Cast: Anant Nag, Suman
Director: Hemanth M. Rao
Everybody loves a well-made whodunit, and Hemanth has made a good cocktail of noir and deception to serve the audience this time. The movie starts off pretty mundanely—Shyam (Rishi), a traffic cop, meets women over cups of coffee to see if they can get married. The dates are, obviously, arranged by his parents. But there’s no sign of awkwardness on his part. He does paint a rosy picture of his job, though.
However, only he knows how much he’s suffering inside due to the lack of thrills in his line of work. He wants to solve crimes, but his seniors give him a stink-eye. All the same, Shyam isn’t somebody who sells his sadness for a dance in the bar. This is not that kind of a film. Hemanth isn’t Imtiaz Ali either to repeat a series of shots to show how frustrated his protagonist is.
The opening credits mention that Kavaludaari is dedicated to the police officers. And that may be enough to point to the absence of bad cops in Hemanth’s world. You can see the colorless interiors of Shyam’s house. He’s an honest cop who doesn’t live on big bribes. Instead, he takes pride in his job.
He goes out of his way to fit into the idea of an investigator. When he finds a stranger lurking in a crime scene, he raises his voice. Actually, he isn’t supposed to be there too. He’s not there to take care of the traffic woes. He’s there to see if he can gather some clues regarding the three sets of bones that were found earlier that day. Curiosity may have killed the cat, but here, the same curiosity keeps him awake and helps him forge a bond with the stranger – a crime reporter, named Kumar (Achyuth Kumar) – and Muthanna (Anand Nag), a retired cop.
Shyam goes through the case files as though he’s nose-deep in the work of narrative non-fiction. These scenes are brilliantly staged by Hemanth, for they give you a short history about the characters without revealing too many details. Shyam zeroes in on the identities of the victims based on their ages and the year in which they went missing. The murders took place during the Emergency (late 70s) and the hero is looking to connect the dots in 2017.
Imagine the things that could have happened in these four decades. As Muthanna jokingly says, Shyam wasn’t even born when the murders happened. Then why do you think he’s running behind the disappearing shadows of the night to uncover the mystery? Well, you can blame it on his need to prove to his seniors of his capability; or, you can file it under butterfly effect since all the pieces of the puzzle emerge in the closing minutes.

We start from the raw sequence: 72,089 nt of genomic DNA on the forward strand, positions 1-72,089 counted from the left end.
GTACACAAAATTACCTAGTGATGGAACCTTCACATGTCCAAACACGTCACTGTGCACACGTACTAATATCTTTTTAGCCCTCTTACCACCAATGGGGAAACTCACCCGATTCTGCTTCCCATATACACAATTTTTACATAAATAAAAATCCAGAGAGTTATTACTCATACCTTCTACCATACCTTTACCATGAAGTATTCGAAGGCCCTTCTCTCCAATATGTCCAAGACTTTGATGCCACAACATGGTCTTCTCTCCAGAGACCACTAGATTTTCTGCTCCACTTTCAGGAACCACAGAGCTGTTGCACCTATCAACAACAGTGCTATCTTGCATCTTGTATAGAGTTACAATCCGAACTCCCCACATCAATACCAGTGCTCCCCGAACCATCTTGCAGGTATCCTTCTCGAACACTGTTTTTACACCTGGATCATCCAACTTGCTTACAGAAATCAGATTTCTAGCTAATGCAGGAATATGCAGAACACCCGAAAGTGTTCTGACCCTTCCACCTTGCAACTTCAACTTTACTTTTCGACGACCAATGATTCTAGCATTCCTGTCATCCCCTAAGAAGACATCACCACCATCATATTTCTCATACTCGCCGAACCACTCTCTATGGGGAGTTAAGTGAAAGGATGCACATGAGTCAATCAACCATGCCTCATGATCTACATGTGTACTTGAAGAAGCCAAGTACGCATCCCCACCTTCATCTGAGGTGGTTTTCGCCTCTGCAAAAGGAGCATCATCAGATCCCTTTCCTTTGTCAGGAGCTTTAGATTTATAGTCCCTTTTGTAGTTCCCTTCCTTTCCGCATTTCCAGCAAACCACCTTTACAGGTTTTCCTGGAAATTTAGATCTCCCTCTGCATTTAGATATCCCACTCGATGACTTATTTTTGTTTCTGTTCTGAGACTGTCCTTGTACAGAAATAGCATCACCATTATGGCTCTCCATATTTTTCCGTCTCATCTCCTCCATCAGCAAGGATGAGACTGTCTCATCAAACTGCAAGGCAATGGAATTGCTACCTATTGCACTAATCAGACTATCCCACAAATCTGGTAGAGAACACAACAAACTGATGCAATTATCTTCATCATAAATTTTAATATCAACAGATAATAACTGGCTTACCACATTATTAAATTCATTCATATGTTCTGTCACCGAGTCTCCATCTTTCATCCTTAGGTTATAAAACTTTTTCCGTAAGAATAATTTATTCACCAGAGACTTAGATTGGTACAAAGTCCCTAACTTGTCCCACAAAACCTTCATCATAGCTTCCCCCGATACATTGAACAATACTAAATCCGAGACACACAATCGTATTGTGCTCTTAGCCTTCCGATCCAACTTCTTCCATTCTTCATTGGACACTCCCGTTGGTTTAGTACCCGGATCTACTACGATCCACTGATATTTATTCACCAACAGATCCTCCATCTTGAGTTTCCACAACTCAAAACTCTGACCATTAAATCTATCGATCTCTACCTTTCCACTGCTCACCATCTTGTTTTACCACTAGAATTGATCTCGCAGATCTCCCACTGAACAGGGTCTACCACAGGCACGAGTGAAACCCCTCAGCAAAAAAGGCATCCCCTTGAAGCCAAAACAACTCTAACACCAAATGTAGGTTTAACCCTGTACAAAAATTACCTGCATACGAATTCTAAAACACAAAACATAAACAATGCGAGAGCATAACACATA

Kavaludaari doesn’t talk about the roads that connect the police department, media, politics, and the film industry alone. It tries to debunk the myth of multiple coincidences by giving it a karmic touch – the last nail in the coffin related to the link between Shyam and the victims put me off, as it appeared gimmicky.
There was another place where I felt that Hemanth’s treatment failed to maintain his vision. The initial scenes involving Muthanna – as are evident in the trailer – revolve around bottles of liquor. He’s an alcoholic who’s confined to the four walls of his house. He steps out of his abode merely to feed his dog and collect new bottles from the seller. For such a pathetic loser, one line of insult wouldn’t be sufficient to make him see the sun. When Shyam berates Muthanna for not lending his hand to unmask the killer, the latter immediately realizes that he’s swimming in a pool of sorrow. He soon gets rid of his scraggly beard and shows up to join the investigation.
Kavaludaari clicks in spite of these minor scratching disturbances because of its spotless cast and crew. Take the scene where Kumar lets his guard down and cries uncontrollably. Those aren’t simple tears of pain. You’ll learn later that they’re also sobs of remorse. Or, take that scene where Muthanna gives a lesson on khaki to Shyam – this wonderful nugget carried me to the shores of Godhi Banna Sadharana Mykattu where Venkob Rao (Anant Nag) narrated his love story, albeit haltingly, to Sahana (Sruthi Hariharan).
I must say that Hemanth has used Nag’s talent in both his movies excellently. The septuagenarian-actor, under his lenses, reaches for greater powers. For this, he must be given gentle pats on the back.
And Charan Raj must be equally celebrated for staying true to the genre. Words like nigooda (mysterious) and samshaya (suspicious) add much flavor to this kind of cinema. The songs enhance the mood of the film, and, they’re in no way a hindrance, like they usually are in Indian thrillers.